Humans are creatures of habit; meaning that we tend to do the same things in the same way at the same time.  We develop routines that allow us to repeat patterns of behaviors without wasting time and energy deliberating about what to do.  These routines then evolve into habits and those habits become automatic allowing us access to quick responses to our daily life choices.  Without these habits we would have too many possibilities for the most basic tasks.  Imagine pondering whether to eat first then shower or vice versa.  Our brains could come up with a thousand reasons for one way or the other without any resolution after many hours have gone by.   Habits allow us to navigate the mundane repetitive aspect of our lives on autopilot conserving brain power for the more complex and challenging ones.  The issue is, how do we condition our minds to handle tasks that we find difficult when habitually we are wired to view them negatively?

Habit Formation

Everything we do, feel or think is reflected in the circuits of neurons in our brains that communicate with one another though chemicals.  Once these circuits are formed, when one fires the others do as well strengthening the whole circuit.  Habitual behaviors are impacted by this because the interconnected neurons maintain our habits while our habits strengthen those circuits resulting in said habits becoming second nature.  What this means is, the more you do the something, the more likely you are to do it in the future without even thinking about it. The down side to this is, our habit-driven brains don’t distinguish between good and bad behaviors.  Rather it stores repeated behaviors, thoughts and feelings that are easily recalled when something is familiar and even if these habits aren’t particularly good, useful or helpful they are comforting.  So how do habits influence our behavior regarding tasks we find challenging?


When faced with a difficult task have you ever wondered what makes it difficult?   Is it that it is mentally or physically challenging or is it because our brains tend to look at things that require eff

ort negatively?  Research shows we are naturally wired to avoid things that make us feel uncomfortable especially when we are tired or stressed.  Our brains try to conserve mental energy by directing our focus to the most readily available, recallable information to help us make decisions quickly such as habits.  So let’s explore the reasons why we may find FAULT with or deem certain tasks as difficult.  

Focus – studies show that people focus when they have clear goals or expectations and have the capacity or resources to complete the task at hand.  When we view a task as difficult we become distracted easily and lose focus.

Apathy – people have a tendency to lose interest in tasks or activities that they don’t find engaging or meaningful.  These tasks become difficult when they can’t muster up the energy to care enough about completing them.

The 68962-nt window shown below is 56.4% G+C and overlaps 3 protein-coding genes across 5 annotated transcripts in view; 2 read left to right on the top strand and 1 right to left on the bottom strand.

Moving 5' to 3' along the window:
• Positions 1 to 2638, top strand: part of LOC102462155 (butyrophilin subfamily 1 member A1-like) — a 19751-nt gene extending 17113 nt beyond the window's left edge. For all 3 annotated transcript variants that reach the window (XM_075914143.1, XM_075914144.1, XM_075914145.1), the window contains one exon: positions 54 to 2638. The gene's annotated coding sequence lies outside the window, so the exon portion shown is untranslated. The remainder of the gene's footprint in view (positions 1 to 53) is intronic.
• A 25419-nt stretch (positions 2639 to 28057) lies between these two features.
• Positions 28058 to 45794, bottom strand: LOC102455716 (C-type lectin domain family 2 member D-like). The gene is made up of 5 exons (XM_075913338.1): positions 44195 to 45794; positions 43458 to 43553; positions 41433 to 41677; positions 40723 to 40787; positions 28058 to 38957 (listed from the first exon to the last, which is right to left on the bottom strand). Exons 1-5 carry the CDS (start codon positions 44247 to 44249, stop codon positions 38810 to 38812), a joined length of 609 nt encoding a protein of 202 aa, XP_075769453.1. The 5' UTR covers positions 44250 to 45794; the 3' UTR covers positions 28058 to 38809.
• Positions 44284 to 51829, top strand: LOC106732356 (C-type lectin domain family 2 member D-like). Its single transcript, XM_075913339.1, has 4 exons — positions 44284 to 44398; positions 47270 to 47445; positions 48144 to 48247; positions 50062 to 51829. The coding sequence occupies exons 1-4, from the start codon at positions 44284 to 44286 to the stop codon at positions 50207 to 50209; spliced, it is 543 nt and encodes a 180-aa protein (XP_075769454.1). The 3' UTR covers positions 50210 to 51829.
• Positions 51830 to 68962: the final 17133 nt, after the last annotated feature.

Unhealthy Rut – once we develop and maintain a habit of avoiding anything that makes us uncomfortable we can fall into a rut of running from it.  Unfortunately this doesn’t resolve the issue but rather makes it worse.  You risk developing an even more unhealthy habit that teaches your brain to automatically evade anything that seems too hard rather than working through it. 

Lack of Time – this is probably the greatest excuse, for anything we find difficult or don’t want, to do of all time.  Being too busy to work on our goals or difficult tasks indicates a lack of focus not time. 

Things you dislike – as people we don’t know how to do things that we dislike, we automatically see them as challenges because it is outside of our comfort zone and avoid them at all costs.

How to accomplish Difficult Tasks

First things first, you need to understand what makes you see certain activities, situations or tasks as challenges.  This would be an ideal time to evaluate your routines and environments attempting to gain insight into the habits and behaviors that make you approach such tasks negatively.

Secondly take on difficult tasks when you are in a good mood.  Studies show that anything we attempt to accomplish when were not in the good frame of mind automatically becomes more difficult.  Before diving in try doing something meaningful like journaling, practicing mindfulness or listening to that song that makes you feel invincible, get those endorphins flowing.

Lastly incentivize yourself.  When faced with a choice our brains often want to default to the easiest option but we have the power to reimagine tasks making them more enjoyable and rewarding.  It is important to remind yourself how good you will feel once it is complete and once complete reward yourself for job well done.  

Here at the Dismas Home of New Hampshire we understand that some tasks are just naturally more difficult than others, that’s just life; but we firmly believe that every situation is only temporary and anything can accomplished with a little hard work and dedication. 

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